THE MOSAIC CANE
BY ELISSA POWELL

Photography by Kyle Robertson
pcPolyzine Video Tutorial: The Mosaic
                          Cane

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Mosaics - an endless source of intrigue! Through infinite patience and painstaking work, an artist can create a timeless piece of beauty. Mosaics can be created with polymer clay - with just as awesome a result as with the original tile and grout! With my usual eye toward simplicity, I present my version of the mosaic cane. Also, check out this video that now has over 13,000 YouTube views!

Mosaics consist of only two basic elements - tiles and grout. In my mosaic,the tiles consist of varying colors of either opaque or translucent clay and the "grout," which separates the tiles, thin sheets of an opaque clay in a contrasting color. My mosaic cane is more a abstract surface treatment rather than a meticulously planned composition. The "tiles" are free form shapes. Still, the possibilities for its use are endless!

Materials

  • Equivalent of two to three small blocks of conditioned FIMO or Premo (because of their strength)  - either translucent or opaque.
  • Small bits of colored clay to be used for tinting, if making a translucent cane.
  • One small block of clay of a contrasting opaque color (usually black, white, grey, or silver) to be used as "grout."
  • Pasta machine
  • Large work surface
  • Cutting blade

Preparation:

Step One:

For the translucent mosaic, divide the translucent clay into the number of colors you want and tint each part with the desired color.

Step Two:

Roll all of the colors into short logs of equal length.

Step Three:

Pass the "grout" clay through the thickest setting of the pasta machine to form thick slabs. You'll roll out the slabs into thinner lengths as needed.

Step Four:

Pass one grout slab through a thinner (5 or 6) setting to form your first strip.

Instructions:
Step One:

Start by rolling several very thin sheets of "grout" clay.
Step Two:

Roll your tinted translucent clay into cylinders of the same length, and cover the sides of each with sheets of the grout clay.
Step Three:

Press these together . . .
. . . and roll . . .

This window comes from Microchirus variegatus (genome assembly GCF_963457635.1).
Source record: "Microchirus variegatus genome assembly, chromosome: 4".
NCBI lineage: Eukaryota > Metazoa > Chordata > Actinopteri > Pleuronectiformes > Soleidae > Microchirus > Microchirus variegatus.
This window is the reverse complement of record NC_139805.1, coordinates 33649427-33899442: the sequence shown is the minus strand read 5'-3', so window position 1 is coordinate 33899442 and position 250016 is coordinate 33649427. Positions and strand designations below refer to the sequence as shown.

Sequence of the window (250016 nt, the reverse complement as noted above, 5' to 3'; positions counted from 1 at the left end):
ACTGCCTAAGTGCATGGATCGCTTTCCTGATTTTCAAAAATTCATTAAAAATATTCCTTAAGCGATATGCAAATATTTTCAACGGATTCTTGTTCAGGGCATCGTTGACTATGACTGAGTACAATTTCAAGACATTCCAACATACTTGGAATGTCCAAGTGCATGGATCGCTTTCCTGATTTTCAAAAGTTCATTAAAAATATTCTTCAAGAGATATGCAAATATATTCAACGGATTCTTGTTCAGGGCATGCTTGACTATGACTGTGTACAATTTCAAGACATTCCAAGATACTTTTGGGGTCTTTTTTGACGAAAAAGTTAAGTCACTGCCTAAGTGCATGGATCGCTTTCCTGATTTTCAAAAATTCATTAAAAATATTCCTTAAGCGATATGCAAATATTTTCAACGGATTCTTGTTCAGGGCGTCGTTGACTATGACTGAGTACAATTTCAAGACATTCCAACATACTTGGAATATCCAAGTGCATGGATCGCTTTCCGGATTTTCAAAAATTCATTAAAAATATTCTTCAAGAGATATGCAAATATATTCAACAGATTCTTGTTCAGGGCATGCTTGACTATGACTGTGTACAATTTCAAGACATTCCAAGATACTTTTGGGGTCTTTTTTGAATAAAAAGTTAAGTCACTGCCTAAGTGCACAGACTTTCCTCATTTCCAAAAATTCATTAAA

. . . until you have formed a larger roll of all the colors together.
Step Four:

Now begins the cutting. Find a place to slice that will cut through at least two colors and slice straight down.
Step Five:

Lay a sheet of "grout" on the cut surface, and then smooth it . . .
. . . and trim the excess from the edges.
Step Six:

Now, here's the trick. Before reassembling, turn one of the sections upside down, so that different colors are adjacent to each other.
Step Seven:

Repeat the slicing, covering, turning, and reassembling process four or five more times, each time covering one of the cut surfaces with the grout clay, turning one section upside down, trimming the edges, and pressing them back together. When cutting, divide up large areas of the same color. Cut across previous cuts to break up the colors into even smaller sections.
Step Eight:

To distribute the colored sections in a pleasing way, sometimes you may want to cut a slice and return it to a different position on the cylinder. That's ok . . .
. . . as long as you cover any exposed cut surface with more of the grout clay.
Step Nine:

When you have achieved a pleasing distribution of colored areas, roll the cane back into a cylindrical shape . . .
. . . and here is your mosaic!
Step Ten:

As the final step, reduce the cane to a length four times the original and cut into four even lengths. Press these four lengths together, and roll, to form a mosaic cane with smaller "tiles."
Some finished mosaic hearts


A Few Suggestions

1. Vary the size of your "tiles." It makes for a more interesting composition.

2. For bead making or heart making, scrap clay can be used on the inside. When using translucent, cover the scrap ball with a thin layer of base color. The base color will pleasingly affect the appearance of the mosaic. A Skinner blend base can be delightful!
3. Very interesting effects can be achieved by passing slices of cane through the pasta machine to enlarge or distort the patterns. Then overlay with thin slices straight from the cane.
4. I have achieved some interesting effects by laying thin translucent mosaic slices over opaque mosaic. Check the sample hearts! 
5. A little glitter or foil under a thin sheet of translucent mosaic can be stunning!
6. What can't you cover with this cane? Be creative!



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